You might decide to freelance alongside your job until you have built up a strong client base. If you do, it is important to carve out time for self-care and social activities. Find out more about how to create work/life balance
How do I get freelance work?
If you have decided to give freelancing a try, you will need to decide what kind of work you want to do before seeking opportunities.
Have an open mind
Freelancing is not just for professionals who have a degree and a lot of experience in a particular field. Freelancing can also be about doing small jobs for people in your neighbourhood. Some potential jobs include mowing lawns, walking dogs or babysitting. While these jobs may not offer you full-time employment in the beginning, they can allow you to earn some extra money while working or studying.
Focus on your skills
You may take your ability to play the piano or speak Spanish for granted, but it is very likely that there are people out there who would value your talents. Think about all of the skills that you have and how you could use them to help others.
If you are a good writer, you could use your skills to write marketing copy for local and global businesses. If you are a baker or crafter, you could consider selling your goods online, at markets and to nearby businesses. If photography is your passion, you could find work at weddings, events or with newspapers.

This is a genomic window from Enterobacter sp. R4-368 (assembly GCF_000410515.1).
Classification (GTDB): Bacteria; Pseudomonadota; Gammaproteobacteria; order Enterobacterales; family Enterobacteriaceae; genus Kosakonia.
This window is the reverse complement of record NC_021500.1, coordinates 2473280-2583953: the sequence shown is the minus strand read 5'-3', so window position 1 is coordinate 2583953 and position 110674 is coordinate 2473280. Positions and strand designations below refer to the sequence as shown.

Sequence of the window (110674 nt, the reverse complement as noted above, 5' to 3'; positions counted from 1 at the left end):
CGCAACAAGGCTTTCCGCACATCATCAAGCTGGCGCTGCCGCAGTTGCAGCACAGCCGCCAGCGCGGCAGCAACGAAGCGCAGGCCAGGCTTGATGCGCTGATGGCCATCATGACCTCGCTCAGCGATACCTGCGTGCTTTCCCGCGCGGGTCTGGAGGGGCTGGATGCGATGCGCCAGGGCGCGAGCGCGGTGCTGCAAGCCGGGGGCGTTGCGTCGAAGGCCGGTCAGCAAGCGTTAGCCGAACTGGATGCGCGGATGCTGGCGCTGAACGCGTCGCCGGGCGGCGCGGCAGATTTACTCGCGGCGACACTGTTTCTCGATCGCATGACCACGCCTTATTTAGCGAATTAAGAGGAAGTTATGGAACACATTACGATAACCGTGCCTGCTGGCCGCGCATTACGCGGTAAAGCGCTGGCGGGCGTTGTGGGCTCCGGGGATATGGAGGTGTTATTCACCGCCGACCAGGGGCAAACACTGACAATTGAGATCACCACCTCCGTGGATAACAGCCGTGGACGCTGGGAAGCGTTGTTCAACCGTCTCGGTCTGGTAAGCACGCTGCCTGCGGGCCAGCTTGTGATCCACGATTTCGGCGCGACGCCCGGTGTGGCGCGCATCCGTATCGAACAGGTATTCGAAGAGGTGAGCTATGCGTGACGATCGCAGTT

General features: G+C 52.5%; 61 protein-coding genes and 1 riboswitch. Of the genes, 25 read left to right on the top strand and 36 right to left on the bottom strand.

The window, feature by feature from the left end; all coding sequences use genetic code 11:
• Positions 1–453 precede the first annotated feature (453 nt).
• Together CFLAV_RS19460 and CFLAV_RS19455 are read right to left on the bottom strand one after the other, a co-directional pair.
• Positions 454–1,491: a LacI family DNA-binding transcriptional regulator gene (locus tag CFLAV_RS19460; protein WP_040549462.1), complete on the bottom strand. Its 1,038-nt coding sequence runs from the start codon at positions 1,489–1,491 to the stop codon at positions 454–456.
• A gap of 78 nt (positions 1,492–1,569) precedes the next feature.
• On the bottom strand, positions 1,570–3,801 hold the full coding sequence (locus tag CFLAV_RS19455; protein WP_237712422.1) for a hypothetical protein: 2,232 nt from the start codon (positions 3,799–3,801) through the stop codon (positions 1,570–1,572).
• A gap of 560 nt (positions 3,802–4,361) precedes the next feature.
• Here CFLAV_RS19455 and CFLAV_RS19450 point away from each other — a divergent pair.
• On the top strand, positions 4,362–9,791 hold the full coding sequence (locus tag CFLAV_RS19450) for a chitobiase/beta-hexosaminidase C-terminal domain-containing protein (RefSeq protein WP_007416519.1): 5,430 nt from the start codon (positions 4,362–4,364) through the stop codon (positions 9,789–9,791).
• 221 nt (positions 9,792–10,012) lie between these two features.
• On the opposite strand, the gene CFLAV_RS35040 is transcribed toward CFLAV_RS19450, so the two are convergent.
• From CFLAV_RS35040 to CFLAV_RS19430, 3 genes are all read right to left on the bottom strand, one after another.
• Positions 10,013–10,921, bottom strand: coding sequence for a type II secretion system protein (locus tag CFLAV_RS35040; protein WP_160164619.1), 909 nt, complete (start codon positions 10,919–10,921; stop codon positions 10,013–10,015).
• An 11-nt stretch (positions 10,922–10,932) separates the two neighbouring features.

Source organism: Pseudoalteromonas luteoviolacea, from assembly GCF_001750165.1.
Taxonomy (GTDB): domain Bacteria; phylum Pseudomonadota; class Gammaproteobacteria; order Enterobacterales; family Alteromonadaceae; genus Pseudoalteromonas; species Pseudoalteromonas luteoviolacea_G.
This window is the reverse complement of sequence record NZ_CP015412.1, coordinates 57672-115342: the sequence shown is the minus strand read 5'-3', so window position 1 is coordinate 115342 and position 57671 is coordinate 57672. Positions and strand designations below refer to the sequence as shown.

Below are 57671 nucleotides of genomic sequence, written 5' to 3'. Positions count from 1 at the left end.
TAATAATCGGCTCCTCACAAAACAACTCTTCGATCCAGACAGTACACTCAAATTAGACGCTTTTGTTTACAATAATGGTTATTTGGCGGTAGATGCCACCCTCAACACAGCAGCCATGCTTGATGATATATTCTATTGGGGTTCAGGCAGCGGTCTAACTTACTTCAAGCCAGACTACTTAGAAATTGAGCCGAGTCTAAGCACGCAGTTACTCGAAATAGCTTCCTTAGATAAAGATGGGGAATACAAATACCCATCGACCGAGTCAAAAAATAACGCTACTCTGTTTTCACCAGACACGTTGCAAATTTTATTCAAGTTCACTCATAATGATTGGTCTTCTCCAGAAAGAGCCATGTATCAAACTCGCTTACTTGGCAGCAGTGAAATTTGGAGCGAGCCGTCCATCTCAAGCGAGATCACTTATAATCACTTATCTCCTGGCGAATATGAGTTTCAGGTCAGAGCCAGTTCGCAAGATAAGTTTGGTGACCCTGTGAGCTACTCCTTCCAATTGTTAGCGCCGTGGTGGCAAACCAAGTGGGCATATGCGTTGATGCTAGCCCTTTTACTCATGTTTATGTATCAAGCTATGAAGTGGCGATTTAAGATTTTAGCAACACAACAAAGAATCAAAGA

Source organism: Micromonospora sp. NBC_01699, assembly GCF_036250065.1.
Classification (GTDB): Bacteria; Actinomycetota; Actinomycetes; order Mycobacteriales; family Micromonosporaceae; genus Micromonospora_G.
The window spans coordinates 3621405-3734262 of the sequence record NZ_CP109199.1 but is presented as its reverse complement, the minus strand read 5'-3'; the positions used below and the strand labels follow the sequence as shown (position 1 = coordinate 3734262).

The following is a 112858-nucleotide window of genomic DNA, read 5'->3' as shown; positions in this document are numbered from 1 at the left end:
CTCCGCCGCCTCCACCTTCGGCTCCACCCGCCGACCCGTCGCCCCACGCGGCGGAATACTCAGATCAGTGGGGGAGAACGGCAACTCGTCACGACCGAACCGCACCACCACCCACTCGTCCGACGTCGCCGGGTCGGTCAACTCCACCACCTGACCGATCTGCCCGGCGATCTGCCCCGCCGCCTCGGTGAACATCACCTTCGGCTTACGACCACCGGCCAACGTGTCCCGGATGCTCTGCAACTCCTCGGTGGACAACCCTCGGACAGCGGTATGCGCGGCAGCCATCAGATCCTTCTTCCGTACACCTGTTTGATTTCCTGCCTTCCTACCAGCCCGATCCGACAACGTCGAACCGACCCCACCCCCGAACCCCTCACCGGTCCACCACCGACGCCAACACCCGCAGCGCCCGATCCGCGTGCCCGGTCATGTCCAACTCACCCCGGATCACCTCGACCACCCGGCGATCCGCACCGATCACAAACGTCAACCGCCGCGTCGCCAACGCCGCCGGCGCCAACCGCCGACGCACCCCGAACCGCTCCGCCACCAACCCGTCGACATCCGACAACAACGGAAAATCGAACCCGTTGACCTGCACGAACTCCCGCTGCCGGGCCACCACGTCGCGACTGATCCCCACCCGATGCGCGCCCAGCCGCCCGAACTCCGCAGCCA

Do some research
Find out what people are looking for in your area and let them know you are available for jobs. You can do this by talking to people in your neighbourhood and looking at notices in the newspaper and community noticeboards. You might also identify a gap in the market as a result of your own experiences.
Find opportunities to network
Once you have decided what type of work you would like to do, networking can help you to get your name out there. While professional networking events can be helpful, they’re not the only way to find potential clients. All social occasions offer an opportunity to network.
Networking can start with the people that you know. Let friends, family, neighbours and acquaintances know all about your freelancing and ask them to spread the word.